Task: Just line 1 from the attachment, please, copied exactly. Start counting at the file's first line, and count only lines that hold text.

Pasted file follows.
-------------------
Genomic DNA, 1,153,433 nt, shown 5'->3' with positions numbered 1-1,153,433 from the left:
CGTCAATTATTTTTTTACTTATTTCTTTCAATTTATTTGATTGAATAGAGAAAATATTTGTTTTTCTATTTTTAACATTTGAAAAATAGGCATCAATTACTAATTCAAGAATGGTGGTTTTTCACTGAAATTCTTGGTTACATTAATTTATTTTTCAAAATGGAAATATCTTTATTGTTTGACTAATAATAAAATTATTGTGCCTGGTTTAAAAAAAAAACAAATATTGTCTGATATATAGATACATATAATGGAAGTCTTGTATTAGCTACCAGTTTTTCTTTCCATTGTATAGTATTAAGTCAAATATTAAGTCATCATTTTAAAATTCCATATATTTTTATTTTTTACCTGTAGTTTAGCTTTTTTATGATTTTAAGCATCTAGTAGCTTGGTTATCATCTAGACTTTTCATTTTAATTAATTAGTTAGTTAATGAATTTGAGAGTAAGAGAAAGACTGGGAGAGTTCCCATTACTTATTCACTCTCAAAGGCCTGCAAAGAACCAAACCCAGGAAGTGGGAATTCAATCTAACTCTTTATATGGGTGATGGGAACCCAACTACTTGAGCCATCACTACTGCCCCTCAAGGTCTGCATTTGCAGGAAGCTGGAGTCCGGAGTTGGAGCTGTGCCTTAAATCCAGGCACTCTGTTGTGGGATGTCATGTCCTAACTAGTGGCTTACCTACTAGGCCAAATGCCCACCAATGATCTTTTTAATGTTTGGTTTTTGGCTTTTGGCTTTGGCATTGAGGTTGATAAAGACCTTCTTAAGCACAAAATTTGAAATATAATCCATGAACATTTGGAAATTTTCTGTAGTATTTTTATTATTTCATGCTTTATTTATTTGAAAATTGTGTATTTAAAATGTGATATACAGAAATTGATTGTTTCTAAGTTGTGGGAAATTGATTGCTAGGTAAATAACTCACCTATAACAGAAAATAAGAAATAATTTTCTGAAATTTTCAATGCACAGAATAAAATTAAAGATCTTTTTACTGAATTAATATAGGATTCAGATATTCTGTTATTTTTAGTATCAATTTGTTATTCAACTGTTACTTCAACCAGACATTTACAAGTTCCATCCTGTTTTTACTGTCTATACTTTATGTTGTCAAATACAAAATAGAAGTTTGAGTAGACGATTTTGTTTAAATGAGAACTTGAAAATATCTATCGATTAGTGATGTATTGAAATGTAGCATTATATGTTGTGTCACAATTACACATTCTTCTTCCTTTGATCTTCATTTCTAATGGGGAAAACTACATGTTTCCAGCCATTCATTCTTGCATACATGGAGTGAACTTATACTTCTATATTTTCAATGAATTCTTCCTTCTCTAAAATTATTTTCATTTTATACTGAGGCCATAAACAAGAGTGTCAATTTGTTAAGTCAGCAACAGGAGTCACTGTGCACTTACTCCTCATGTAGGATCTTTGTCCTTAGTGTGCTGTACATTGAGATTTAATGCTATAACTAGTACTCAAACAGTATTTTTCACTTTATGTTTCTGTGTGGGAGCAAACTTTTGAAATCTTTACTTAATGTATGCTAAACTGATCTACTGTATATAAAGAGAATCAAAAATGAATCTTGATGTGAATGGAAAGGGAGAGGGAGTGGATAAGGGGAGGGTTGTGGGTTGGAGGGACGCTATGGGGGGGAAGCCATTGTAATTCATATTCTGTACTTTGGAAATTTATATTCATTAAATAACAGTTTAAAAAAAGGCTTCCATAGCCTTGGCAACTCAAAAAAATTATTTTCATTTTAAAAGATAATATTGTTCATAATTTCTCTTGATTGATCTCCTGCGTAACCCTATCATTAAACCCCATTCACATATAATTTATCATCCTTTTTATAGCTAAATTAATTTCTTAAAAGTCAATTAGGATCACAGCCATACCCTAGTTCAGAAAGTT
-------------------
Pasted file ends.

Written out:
Genomic DNA, 1,153,433 nt, shown 5'->3' with positions numbered 1-1,153,433 from the left: